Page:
Federal National Council approved draft law for managing cross-border disputes
Lawyers welcome draft UAE arbitration law as a boost for investors
Lawyers have welcomed the UAE’s approval of a draft law on arbitration, a fast-growing method of settling disputes out of court, saying it would provide increased confidence to investors bringing cases in the Emirates.
“Today’s business world is always evolving and an effective dispute resolution system is paramount to securing investor trust,” said Habib Al Mulla, sole managing partner of law firm Baker McKenzie Habib Al Mulla, and one of the most established Emirati legal practitioners.
“The UAE Federal National Council’s approval of the draft Arbitration Bill on Tuesday is a very welcome development and clearly evidences the UAE’s intention to remain at the forefront of dispute resolution in the region."
Commercial legal disputes are on the rise in the UAE, according to figures from the DIFC Courts, the international common law system of the emirate’s financial free zone, which reported this month a 41 per cent year-on-year increase in the total number of commercial cases it handled in 2017.
The court handled 520 cases last year across all of its divisions, with claims at the main Court of First Instance, which includes arbitration cases, rising to 54, up 17 per cent year-on-year.
As the price of oil rebounds from a three-year slump and the economy accelerates, companies are looking for cheaper methods of resolving disputes, away from the public eye, and arbitration provides such a solution, its proponents say.
The UAE has been working to establish the country as an international centre for commercial arbitration to rival other such hubs in the United Kingdom, Singapore and Hong Kong.
The number of arbitrations heard in the country is rising. The DIFC Courts’ arbitration tribunal saw a 10 per cent year-on-year increase in the number of cases in 2016, while the Dubai International Arbitration Centre, an initiative of the Dubai Chamber, registered a 13 per cent increase to 214 cases in 2016. Figures for last year are not yet available.
Under the draft UAE law, parties can choose the arbitrator who they wish to hear their case according to its subject matter, the legal system they wish to govern their case – whether it be the UAE, UK, Singapore or any other jurisdiction – and where it will be heard. It is also becoming possible to hear arbitrations online.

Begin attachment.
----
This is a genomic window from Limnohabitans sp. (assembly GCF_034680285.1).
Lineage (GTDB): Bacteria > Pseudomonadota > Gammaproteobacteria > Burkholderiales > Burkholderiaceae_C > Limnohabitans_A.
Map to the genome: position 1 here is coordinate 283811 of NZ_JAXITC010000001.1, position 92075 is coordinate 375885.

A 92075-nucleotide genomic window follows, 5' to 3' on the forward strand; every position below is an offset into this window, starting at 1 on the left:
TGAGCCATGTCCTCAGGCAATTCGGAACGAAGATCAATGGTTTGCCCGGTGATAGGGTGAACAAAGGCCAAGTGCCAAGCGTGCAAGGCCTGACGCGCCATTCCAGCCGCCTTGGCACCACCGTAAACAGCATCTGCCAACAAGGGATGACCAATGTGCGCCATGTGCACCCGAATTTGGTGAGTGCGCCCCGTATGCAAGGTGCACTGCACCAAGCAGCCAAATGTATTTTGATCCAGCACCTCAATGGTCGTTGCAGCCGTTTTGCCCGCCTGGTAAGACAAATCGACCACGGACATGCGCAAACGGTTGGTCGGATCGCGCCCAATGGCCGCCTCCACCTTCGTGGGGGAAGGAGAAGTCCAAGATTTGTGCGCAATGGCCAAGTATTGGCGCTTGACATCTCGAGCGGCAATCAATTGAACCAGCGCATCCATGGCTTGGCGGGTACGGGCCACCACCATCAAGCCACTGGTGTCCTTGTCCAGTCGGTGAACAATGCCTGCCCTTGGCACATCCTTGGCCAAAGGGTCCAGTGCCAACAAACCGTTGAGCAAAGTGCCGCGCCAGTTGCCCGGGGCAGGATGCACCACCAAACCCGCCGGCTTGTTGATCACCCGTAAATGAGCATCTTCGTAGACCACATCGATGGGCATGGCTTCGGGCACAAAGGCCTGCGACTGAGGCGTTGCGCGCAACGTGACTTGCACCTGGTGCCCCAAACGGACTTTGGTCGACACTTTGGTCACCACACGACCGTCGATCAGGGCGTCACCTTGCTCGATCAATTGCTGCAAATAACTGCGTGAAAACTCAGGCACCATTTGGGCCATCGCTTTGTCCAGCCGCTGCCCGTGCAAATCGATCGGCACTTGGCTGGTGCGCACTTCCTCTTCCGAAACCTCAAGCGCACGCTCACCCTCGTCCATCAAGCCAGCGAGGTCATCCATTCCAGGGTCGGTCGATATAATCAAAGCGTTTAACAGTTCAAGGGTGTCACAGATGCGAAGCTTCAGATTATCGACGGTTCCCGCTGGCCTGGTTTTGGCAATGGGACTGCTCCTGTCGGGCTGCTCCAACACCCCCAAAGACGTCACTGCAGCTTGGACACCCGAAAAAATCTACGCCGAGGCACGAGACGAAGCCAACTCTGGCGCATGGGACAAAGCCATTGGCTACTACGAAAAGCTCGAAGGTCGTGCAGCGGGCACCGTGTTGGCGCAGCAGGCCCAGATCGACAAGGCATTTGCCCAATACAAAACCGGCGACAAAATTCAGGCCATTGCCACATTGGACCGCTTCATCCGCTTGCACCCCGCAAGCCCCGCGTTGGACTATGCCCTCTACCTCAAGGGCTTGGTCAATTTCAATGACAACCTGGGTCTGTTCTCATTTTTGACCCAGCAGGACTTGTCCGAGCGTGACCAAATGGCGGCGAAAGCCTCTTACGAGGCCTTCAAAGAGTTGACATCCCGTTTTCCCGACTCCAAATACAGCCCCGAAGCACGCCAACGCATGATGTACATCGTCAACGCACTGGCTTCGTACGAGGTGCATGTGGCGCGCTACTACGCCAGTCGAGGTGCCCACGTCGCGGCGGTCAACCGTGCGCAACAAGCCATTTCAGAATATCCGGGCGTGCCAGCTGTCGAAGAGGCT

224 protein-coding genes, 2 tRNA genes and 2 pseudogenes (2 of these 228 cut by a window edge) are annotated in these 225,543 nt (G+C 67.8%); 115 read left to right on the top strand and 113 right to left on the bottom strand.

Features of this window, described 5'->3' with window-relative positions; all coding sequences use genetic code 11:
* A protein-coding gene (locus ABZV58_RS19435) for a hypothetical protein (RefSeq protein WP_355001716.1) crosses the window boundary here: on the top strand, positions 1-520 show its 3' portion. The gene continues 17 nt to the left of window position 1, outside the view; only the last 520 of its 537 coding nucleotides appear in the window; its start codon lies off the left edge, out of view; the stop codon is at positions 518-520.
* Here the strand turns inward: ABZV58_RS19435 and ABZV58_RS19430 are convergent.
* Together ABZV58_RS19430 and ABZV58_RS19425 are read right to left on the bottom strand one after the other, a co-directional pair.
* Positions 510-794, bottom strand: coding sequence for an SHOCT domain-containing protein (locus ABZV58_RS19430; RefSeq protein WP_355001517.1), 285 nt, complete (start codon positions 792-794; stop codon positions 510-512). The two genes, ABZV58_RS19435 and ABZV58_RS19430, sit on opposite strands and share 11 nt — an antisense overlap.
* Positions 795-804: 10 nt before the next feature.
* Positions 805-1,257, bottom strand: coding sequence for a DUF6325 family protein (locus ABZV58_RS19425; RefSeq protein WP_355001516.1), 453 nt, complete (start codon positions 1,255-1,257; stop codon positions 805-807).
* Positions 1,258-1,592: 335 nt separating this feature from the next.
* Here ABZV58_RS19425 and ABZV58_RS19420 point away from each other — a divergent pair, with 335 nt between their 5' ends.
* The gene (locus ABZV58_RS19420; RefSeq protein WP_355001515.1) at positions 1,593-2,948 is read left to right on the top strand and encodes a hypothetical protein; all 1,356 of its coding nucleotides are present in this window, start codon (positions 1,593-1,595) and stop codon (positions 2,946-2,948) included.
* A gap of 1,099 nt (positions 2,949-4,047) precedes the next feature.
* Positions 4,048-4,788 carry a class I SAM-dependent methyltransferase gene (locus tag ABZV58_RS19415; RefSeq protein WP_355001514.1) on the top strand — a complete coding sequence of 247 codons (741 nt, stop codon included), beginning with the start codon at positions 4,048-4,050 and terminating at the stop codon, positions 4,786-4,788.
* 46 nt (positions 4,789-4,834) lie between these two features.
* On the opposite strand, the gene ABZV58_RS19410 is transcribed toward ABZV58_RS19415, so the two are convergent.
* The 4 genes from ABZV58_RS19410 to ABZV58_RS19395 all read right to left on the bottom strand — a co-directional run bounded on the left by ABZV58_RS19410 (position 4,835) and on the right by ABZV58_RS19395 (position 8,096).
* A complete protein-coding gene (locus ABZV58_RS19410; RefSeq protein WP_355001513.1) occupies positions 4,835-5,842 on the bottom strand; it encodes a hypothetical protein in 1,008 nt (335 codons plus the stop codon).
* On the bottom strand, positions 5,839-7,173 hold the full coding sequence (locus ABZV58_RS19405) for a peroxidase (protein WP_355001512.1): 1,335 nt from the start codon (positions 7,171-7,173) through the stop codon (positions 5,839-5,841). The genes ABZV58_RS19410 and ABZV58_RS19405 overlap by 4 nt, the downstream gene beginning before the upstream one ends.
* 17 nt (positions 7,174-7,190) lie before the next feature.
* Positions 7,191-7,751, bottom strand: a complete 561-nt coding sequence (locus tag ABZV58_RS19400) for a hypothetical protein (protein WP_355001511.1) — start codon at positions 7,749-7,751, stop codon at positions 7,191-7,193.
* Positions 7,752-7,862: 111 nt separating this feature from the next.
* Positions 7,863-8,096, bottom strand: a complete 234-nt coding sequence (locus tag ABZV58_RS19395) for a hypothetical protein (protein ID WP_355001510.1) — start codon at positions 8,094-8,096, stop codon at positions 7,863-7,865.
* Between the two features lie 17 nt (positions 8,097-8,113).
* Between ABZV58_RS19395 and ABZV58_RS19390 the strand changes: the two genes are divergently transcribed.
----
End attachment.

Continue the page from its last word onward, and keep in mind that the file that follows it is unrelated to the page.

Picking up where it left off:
The provisions of the law will apply to all arbitrations within the country, provided the parties “agree to not be subject to another arbitration law”, and provided the case does not “contradict the UAE’s public order and morals”, state news agency Wam reported.
The legislation will now return to the UAE’s judicial authority for any further revisions, before being passed to the Cabinet of Ministers for approval, then the Supreme Court. It is likely the law will be enacted in the second half of this year, according to Essam Al Tamimi, senior partner at law firm Al Tamimi & Company.
“This is a long-awaited and extremely important law that goes way, way beyond just settling arbitration,” Mr Al Tamimi told The National.
“It [boosts] the UAE’s international reputation, which is reassuring for investors and strengthens the judicial system by giving people the choice of appointing their own arbitrator, venue and the law that is applicable to their transaction and which would govern their investment. This gives them confidence."
The new law is expected to adopt many of the provisions contained in the United Nations Commission on International Trade Law, which is a model for international commercial arbitration and has been enacted successfully in many countries, said Stuart Paterson, partner at law firm Herbert Smith Freehills.
“The UAE’s draft law provides a more comprehensive, modern framework for managing complex cross-border arbitrations than what is currently contained in a small set of provisions in the UAE civil procedure code,” said Mr Paterson.
“Arbitration is an increasingly popular choice for businesses because it can offer confidentiality, independence, speed, flexibility and ease of overseas enforcement compared to litigation in a national court.”